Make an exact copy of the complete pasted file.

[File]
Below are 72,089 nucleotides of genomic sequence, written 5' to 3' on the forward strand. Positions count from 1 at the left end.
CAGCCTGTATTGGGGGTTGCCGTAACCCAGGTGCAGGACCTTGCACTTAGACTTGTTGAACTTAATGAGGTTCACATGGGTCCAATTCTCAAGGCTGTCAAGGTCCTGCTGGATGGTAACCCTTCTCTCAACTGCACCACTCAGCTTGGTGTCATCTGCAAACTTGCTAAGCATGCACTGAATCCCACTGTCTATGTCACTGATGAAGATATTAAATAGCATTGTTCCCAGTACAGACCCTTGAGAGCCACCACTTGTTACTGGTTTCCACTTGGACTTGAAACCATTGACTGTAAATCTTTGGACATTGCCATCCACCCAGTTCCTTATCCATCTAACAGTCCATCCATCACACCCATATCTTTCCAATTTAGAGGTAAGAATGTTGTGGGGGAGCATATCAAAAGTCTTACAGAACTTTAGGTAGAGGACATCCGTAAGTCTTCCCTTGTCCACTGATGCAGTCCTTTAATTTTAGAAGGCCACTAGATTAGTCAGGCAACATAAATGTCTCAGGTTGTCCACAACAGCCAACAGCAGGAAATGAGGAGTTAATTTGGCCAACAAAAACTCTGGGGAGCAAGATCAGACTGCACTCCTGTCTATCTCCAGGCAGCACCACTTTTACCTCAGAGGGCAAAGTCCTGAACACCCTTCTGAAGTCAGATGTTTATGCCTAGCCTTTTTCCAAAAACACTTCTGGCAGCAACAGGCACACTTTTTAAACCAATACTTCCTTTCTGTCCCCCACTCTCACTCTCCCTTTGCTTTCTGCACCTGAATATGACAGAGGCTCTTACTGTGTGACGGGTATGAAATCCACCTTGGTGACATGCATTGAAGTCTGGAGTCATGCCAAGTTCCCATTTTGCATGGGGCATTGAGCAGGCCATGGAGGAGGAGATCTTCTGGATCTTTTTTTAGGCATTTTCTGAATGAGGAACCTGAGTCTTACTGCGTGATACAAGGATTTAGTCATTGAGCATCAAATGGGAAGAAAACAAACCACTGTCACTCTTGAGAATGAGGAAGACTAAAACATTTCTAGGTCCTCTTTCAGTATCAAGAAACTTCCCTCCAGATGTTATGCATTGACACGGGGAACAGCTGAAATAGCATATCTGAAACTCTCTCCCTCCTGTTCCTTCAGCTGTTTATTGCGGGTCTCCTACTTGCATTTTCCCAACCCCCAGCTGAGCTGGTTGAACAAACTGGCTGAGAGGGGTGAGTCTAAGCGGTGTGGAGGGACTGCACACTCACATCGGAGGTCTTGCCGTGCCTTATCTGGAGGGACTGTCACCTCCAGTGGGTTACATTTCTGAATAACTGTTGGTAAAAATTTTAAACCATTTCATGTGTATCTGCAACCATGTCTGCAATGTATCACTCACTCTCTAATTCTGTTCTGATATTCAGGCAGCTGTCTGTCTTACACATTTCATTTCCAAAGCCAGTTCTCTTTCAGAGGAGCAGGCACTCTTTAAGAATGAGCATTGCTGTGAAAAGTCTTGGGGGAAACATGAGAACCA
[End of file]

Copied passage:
Below are 72,089 nucleotides of genomic sequence, written 5' to 3' on the forward strand. Positions count from 1 at the left end.
CAGCCTGTATTGGGGGTTGCCGTAACCCAGGTGCAGGACCTTGCACTTAGACTTGTTGAACTTAATGAGGTTCACATGGGTCCAATTCTCAAGGCTGTCAAGGTCCTGCTGGATGGTAACCCTTCTCTCAACTGCACCACTCAGCTTGGTGTCATCTGCAAACTTGCTAAGCATGCACTGAATCCCACTGTCTATGTCACTGATGAAGATATTAAATAGCATTGTTCCCAGTACAGACCCTTGAGAGCCACCACTTGTTACTGGTTTCCACTTGGACTTGAAACCATTGACTGTAAATCTTTGGACATTGCCATCCACCCAGTTCCTTATCCATCTAACAGTCCATCCATCACACCCATATCTTTCCAATTTAGAGGTAAGAATGTTGTGGGGGAGCATATCAAAAGTCTTACAGAACTTTAGGTAGAGGACATCCGTAAGTCTTCCCTTGTCCACTGATGCAGTCCTTTAATTTTAGAAGGCCACTAGATTAGTCAGGCAACATAAATGTCTCAGGTTGTCCACAACAGCCAACAGCAGGAAATGAGGAGTTAATTTGGCCAACAAAAACTCTGGGGAGCAAGATCAGACTGCACTCCTGTCTATCTCCAGGCAGCACCACTTTTACCTCAGAGGGCAAAGTCCTGAACACCCTTCTGAAGTCAGATGTTTATGCCTAGCCTTTTTCCAAAAACACTTCTGGCAGCAACAGGCACACTTTTTAAACCAATACTTCCTTTCTGTCCCCCACTCTCACTCTCCCTTTGCTTTCTGCACCTGAATATGACAGAGGCTCTTACTGTGTGACGGGTATGAAATCCACCTTGGTGACATGCATTGAAGTCTGGAGTCATGCCAAGTTCCCATTTTGCATGGGGCATTGAGCAGGCCATGGAGGAGGAGATCTTCTGGATCTTTTTTTAGGCATTTTCTGAATGAGGAACCTGAGTCTTACTGCGTGATACAAGGATTTAGTCATTGAGCATCAAATGGGAAGAAAACAAACCACTGTCACTCTTGAGAATGAGGAAGACTAAAACATTTCTAGGTCCTCTTTCAGTATCAAGAAACTTCCCTCCAGATGTTATGCATTGACACGGGGAACAGCTGAAATAGCATATCTGAAACTCTCTCCCTCCTGTTCCTTCAGCTGTTTATTGCGGGTCTCCTACTTGCATTTTCCCAACCCCCAGCTGAGCTGGTTGAACAAACTGGCTGAGAGGGGTGAGTCTAAGCGGTGTGGAGGGACTGCACACTCACATCGGAGGTCTTGCCGTGCCTTATCTGGAGGGACTGTCACCTCCAGTGGGTTACATTTCTGAATAACTGTTGGTAAAAATTTTAAACCATTTCATGTGTATCTGCAACCATGTCTGCAATGTATCACTCACTCTCTAATTCTGTTCTGATATTCAGGCAGCTGTCTGTCTTACACATTTCATTTCCAAAGCCAGTTCTCTTTCAGAGGAGCAGGCACTCTTTAAGAATGAGCATTGCTGTGAAAAGTCTTGGGGGAAACATGAGAACCA